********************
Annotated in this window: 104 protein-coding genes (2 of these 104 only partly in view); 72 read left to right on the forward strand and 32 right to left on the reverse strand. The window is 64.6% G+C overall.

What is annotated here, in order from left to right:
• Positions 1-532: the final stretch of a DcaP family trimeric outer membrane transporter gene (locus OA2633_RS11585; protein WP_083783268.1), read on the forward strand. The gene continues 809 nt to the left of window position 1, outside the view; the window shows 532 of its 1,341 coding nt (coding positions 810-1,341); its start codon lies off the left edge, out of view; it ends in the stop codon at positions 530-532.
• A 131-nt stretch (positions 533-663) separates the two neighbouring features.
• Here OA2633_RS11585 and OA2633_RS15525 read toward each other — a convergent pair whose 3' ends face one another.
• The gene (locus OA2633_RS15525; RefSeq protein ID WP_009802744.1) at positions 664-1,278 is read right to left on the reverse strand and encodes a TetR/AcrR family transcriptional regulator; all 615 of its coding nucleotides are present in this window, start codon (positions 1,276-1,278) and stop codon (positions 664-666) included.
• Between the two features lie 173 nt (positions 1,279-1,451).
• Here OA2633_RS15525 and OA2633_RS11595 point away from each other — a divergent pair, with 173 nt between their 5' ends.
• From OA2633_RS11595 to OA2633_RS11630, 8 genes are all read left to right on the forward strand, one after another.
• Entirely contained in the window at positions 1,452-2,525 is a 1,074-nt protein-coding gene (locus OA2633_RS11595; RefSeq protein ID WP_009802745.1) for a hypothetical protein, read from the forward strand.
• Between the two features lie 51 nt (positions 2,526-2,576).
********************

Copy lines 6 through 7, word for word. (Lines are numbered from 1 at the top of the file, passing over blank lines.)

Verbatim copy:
• The gene (locus OA2633_RS15525; RefSeq protein ID WP_009802744.1) at positions 664-1,278 is read right to left on the reverse strand and encodes a TetR/AcrR family transcriptional regulator; all 615 of its coding nucleotides are present in this window, start codon (positions 1,276-1,278) and stop codon (positions 664-666) included.
• Between the two features lie 173 nt (positions 1,279-1,451).